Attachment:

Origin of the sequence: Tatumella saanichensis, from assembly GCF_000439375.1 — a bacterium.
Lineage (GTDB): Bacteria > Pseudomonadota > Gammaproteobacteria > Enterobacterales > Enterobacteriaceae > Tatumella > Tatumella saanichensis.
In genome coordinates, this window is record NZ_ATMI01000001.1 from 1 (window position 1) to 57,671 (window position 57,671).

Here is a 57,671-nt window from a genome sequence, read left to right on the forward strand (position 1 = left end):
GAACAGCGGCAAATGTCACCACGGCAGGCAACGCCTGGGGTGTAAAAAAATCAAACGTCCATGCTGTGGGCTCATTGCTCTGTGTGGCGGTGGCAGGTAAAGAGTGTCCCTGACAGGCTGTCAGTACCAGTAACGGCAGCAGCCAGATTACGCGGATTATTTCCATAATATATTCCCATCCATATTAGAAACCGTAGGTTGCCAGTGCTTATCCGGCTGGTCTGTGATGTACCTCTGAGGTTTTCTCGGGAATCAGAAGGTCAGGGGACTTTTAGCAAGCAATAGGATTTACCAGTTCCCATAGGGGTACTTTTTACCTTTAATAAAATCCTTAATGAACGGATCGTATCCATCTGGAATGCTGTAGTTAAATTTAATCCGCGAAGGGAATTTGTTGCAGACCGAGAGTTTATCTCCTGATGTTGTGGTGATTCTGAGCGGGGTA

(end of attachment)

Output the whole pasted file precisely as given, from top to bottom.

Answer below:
Origin of the sequence: Tatumella saanichensis, from assembly GCF_000439375.1 — a bacterium.
Lineage (GTDB): Bacteria > Pseudomonadota > Gammaproteobacteria > Enterobacterales > Enterobacteriaceae > Tatumella > Tatumella saanichensis.
In genome coordinates, this window is record NZ_ATMI01000001.1 from 1 (window position 1) to 57,671 (window position 57,671).

Here is a 57,671-nt window from a genome sequence, read left to right on the forward strand (position 1 = left end):
GAACAGCGGCAAATGTCACCACGGCAGGCAACGCCTGGGGTGTAAAAAAATCAAACGTCCATGCTGTGGGCTCATTGCTCTGTGTGGCGGTGGCAGGTAAAGAGTGTCCCTGACAGGCTGTCAGTACCAGTAACGGCAGCAGCCAGATTACGCGGATTATTTCCATAATATATTCCCATCCATATTAGAAACCGTAGGTTGCCAGTGCTTATCCGGCTGGTCTGTGATGTACCTCTGAGGTTTTCTCGGGAATCAGAAGGTCAGGGGACTTTTAGCAAGCAATAGGATTTACCAGTTCCCATAGGGGTACTTTTTACCTTTAATAAAATCCTTAATGAACGGATCGTATCCATCTGGAATGCTGTAGTTAAATTTAATCCGCGAAGGGAATTTGTTGCAGACCGAGAGTTTATCTCCTGATGTTGTGGTGATTCTGAGCGGGGTA